Immunology is a branch of MEDICINE that studies the body's ability to defend itself from foreign substances, cells and tissues, especially DISEASE-causing organisms, and seeks means of controlling that ability.
The immune system protects the body by means of various organs and blood cells. Organs that protect the immune system are called lymphoid organs because they contain lymphocytes or small white blood cells. All blood cells originate in bone marrow, including lymphocytes, which are also called T-cells, and then move into the thymus and migrate to other tissues. Lymphocytes can travel through the bloodstream or through the lymph system, which has a network of vessels that parallel veins and arteries. The blood and lymphatic systems exchange fluids and cells and enable lymphoid tissues to monitor the body for pathogens that produce an immune response, also known as antigens. Lymph nodes contain lymphoid tissues and are located all over the body. Clusters of lymphocytes become lymph nodes in the groin, abdomen, armpits and neck, and each node contains groups of immune cells that combat antigens and act to prevent infection.
Immunologists treat a wide variety of illnesses and diseases, including eczema, ALLERGIES and asthma. Immunology also encompasses autoimmune diseases, such as type I DIABETES and rheumatoid ARTHRITIS.
The term immunology originates from the Latin word immunitas, which referred to people exempted from required service to the state in ancient Rome. Knowledge that people who had survived an epidemic were protected from future infection with the same disease has been known since Greek historian Thucydides commented on the plague of Athens in 430 BC. Current knowledge of immunology began in the 18th century with the work of Edward Jenner on a vaccine against smallpox in 1798, and Louis Pasteur's 1879 research into the germ theory of disease. Pasteur was the first scientist to suggest that microscopic organisms cause contagious diseases.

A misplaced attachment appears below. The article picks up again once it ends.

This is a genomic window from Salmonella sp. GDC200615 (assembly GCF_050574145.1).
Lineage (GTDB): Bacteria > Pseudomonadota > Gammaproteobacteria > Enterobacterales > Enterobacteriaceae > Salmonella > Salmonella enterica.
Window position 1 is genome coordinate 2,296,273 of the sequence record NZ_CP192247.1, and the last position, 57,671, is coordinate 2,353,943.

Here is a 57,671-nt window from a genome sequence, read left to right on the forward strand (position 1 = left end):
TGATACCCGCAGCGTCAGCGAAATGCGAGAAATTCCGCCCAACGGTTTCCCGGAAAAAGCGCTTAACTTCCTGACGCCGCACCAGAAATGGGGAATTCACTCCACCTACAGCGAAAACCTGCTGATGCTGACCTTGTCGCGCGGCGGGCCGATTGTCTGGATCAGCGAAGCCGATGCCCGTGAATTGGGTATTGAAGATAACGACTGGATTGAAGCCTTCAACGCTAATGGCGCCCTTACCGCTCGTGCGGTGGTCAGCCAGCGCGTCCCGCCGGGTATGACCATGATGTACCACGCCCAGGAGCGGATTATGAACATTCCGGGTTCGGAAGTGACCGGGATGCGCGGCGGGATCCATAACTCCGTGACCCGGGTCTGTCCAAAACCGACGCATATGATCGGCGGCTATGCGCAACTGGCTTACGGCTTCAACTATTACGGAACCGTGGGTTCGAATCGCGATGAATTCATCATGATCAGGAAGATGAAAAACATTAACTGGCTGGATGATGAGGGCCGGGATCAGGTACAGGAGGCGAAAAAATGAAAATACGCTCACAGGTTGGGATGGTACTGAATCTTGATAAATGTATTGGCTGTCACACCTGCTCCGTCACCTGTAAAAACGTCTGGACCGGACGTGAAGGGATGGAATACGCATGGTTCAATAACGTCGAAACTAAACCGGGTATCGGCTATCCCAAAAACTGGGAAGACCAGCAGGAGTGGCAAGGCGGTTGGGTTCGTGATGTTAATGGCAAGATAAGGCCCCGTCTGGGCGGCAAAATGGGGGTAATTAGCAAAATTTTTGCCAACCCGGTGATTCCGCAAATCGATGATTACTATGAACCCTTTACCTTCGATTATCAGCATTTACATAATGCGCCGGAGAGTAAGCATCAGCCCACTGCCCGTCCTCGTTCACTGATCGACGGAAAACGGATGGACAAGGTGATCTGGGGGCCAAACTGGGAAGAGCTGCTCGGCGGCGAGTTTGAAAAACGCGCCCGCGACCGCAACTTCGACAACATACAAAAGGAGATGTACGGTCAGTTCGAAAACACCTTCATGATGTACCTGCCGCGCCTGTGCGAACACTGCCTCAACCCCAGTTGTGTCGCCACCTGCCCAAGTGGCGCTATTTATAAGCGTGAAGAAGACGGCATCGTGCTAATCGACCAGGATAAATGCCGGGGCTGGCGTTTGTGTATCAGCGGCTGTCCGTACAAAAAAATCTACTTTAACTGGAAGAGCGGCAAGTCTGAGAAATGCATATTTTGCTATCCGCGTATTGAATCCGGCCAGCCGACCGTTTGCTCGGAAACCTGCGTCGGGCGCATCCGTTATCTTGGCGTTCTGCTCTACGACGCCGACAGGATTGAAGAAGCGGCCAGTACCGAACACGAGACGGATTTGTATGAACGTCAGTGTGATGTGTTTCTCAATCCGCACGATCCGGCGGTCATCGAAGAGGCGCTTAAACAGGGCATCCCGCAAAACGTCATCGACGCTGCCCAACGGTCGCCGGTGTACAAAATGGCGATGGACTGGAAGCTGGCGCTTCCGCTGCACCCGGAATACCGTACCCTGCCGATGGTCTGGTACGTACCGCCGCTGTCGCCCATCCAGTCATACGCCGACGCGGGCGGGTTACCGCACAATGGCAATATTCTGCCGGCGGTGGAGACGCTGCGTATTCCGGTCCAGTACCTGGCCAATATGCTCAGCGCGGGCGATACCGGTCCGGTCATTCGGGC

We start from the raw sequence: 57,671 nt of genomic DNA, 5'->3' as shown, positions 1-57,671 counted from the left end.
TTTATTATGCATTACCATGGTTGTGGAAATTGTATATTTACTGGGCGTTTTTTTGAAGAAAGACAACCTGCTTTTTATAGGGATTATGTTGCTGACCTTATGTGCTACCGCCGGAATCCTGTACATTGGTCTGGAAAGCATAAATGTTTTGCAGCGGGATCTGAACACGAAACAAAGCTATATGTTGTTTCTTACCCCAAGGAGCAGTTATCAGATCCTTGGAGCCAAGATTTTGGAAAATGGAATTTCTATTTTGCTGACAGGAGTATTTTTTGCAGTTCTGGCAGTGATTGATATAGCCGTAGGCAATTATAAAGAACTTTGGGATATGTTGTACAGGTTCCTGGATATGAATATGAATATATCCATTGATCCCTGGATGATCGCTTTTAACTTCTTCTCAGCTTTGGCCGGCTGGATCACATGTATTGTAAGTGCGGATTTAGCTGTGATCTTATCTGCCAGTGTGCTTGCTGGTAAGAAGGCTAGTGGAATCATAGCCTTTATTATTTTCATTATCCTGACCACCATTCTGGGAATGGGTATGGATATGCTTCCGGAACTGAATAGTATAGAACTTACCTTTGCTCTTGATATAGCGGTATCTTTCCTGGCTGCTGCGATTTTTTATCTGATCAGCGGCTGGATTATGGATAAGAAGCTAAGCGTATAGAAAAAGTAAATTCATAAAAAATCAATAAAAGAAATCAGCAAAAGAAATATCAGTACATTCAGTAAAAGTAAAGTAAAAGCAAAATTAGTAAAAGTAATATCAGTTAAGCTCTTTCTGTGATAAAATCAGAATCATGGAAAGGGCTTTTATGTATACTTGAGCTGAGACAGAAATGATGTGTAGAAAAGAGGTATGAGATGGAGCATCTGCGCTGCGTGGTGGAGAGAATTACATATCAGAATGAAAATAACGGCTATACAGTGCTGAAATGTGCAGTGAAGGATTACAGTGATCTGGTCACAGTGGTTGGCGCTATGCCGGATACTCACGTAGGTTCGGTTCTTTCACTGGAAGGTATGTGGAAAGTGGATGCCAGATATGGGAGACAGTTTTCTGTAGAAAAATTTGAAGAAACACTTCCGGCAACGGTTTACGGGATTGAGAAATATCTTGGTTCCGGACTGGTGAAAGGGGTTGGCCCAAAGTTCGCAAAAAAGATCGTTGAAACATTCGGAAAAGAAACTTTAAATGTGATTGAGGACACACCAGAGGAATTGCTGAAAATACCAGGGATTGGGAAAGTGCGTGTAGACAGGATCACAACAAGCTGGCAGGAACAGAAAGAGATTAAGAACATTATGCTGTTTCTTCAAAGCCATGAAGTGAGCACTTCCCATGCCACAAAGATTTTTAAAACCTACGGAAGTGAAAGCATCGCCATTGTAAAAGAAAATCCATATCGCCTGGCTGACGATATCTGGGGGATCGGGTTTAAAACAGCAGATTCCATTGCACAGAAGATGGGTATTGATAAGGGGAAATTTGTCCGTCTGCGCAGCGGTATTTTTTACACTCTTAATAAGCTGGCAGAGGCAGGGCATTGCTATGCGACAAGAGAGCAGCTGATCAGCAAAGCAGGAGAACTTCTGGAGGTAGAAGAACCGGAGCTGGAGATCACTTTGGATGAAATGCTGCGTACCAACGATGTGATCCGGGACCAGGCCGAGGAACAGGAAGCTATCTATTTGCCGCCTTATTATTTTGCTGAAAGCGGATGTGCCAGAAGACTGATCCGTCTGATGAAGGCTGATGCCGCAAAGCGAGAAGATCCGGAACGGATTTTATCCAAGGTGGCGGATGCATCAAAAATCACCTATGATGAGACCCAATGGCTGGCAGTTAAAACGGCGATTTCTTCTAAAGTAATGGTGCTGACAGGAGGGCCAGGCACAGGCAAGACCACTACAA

In the early 1960s modern immunology began to unravel the mechanisms by which the body defends itself from potentially lethal micro-organisms and autoimmune diseases that cause the body's own cells to act against the immune system. The subject has expanded into many fields of modern medicine, and microbiology and immune system research has provided insights into the ways in which cells differentiate and function.
The field of immunology has made significant contributions to general medical knowledge. Research has revealed the role of inflammation and inflammatory cells in disease. It has also helped to discover new treatments for inflammatory disease, such as INFLAMMATORY BOWEL DISEASE. Other major research areas in immunology include triggers and other mechanisms that contribute to allergic diseases.
Students with a background in BIOCHEMISTRY, GENETICS, medicine or microbiology may receive advanced training in immunology at a number of centres across Canada, including the universities of British Columbia, Alberta, Manitoba, McMaster, Toronto, McGill and Laval. Research is carried on at the major medical teaching centres, and is funded primarily by the CANADIAN INSTITUTES OF HEALTH RESEARCH of Canada. Some funding also comes from the provinces. For example, the Alberta Heritage Foundation for Medical Research provides substantial grants for work pursued in that province. In addition, research is ongoing and training is offered at the INSTITUT ARMAND-FRAPPIER in Laval, Québec. Canadian immunologists may belong to the Canadian Society for Immunology and to many international associations. Canadian research findings are published in various national and international journals.